Hence, just as it is not permissible for a Muslim to enter Allah’s pastures, similarly he should not go near the boundaries of these pastures as well, lest it so happen that he enters these pastures by mistake and commits a sinful act.
In the olden times, the leader or head of a tribe would demarcate a particular pasturing land for himself. He would then announce that no one has the permission to utilize these lands for their needs. This personal pasture of the leader or the king was referred to as “حمى” (himā). The method of demarcating this land was such that the leader would go to hillock or heightened land, and bring along a dog that could bark loudly. There he would make the dog bark. Then all the areas where that sound of barking could be heard would be demarcated as the “حمى” of that leader. Thereafter no one would be allowed to enter and graze in these fields.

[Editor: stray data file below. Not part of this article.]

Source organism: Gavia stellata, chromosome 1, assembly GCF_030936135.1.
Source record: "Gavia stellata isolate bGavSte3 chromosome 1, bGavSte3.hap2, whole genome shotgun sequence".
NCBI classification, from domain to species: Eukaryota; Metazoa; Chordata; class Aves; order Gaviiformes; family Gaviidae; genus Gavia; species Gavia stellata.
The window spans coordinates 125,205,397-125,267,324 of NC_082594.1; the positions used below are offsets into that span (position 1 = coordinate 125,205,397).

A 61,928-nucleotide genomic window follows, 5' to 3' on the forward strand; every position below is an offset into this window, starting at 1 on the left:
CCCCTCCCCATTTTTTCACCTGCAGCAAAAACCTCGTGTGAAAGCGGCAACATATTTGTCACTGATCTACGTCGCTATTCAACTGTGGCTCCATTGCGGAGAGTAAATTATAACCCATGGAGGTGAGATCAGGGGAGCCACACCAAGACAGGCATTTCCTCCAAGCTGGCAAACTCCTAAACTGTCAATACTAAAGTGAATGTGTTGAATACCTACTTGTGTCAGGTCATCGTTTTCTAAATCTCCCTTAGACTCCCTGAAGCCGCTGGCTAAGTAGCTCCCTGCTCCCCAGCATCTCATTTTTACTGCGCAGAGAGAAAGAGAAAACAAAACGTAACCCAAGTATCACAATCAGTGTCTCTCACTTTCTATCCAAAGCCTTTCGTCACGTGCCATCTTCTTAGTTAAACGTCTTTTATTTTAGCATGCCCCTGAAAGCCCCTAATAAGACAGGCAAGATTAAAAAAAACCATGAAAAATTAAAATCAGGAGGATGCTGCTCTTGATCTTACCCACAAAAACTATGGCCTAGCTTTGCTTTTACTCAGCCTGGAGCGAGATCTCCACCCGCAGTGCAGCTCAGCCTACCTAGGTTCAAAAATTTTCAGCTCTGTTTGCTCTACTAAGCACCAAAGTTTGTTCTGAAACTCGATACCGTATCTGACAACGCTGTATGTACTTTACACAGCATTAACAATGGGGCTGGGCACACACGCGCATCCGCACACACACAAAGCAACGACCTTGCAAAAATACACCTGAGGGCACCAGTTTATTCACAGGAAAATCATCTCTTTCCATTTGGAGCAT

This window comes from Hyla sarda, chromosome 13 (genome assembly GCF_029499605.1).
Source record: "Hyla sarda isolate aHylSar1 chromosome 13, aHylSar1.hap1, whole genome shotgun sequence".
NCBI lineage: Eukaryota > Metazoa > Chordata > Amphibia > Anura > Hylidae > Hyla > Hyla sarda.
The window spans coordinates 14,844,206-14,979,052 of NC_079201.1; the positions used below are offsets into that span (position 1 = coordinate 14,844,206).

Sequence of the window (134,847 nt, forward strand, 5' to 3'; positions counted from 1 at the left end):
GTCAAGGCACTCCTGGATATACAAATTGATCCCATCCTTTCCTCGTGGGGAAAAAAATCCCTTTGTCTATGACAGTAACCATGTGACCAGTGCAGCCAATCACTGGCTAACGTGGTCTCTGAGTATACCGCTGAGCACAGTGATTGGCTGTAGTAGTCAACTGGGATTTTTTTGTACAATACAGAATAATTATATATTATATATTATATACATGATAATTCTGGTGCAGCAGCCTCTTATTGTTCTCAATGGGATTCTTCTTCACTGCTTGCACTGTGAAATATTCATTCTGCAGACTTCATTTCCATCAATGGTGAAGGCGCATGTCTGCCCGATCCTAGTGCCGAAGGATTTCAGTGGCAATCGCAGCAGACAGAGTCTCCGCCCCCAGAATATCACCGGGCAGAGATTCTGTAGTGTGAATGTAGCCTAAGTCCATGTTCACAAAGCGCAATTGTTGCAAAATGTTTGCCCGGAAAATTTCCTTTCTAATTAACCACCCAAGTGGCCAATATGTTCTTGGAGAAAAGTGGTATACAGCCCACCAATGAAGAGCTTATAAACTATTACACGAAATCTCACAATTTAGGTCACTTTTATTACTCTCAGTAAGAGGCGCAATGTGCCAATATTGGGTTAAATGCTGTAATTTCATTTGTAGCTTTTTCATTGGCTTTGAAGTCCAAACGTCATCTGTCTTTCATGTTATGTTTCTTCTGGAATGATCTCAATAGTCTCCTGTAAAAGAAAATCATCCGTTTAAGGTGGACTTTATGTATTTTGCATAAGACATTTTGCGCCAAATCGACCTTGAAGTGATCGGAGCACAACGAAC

When Rasulullah salallahu ῾alayhi wasallam came he abolished this custom and declared that,
“لا حمى الا الله و لرسوله”
There shall be no حمى except for Allah and His Rasul.
This means that “حمى” can be demarcated for the use of the governmental reserve (بيت المال [ baytul māl ]) but it cannot be made for any personal usage.
In this hadīth Rasulullah Salallahu ῾alayhi wasallam is reminding the people about the custom of the past, where they would worry and be scared of grazing their animals even near the king’s pastures, lest one of the lone animals enter these pastures by mistake and the shepherd becomes liable for the punishment of the king. Similarly, to engage in doubtful matters is akin to grazing ones cattle near the pasturing grounds of Allah. It must not happen that by falling into some prohibited matter, one becomes liable for punishment of Allah. Imām Abu Dawūd rahmatullah alayh has declared this hadīth 1/3rd of religion.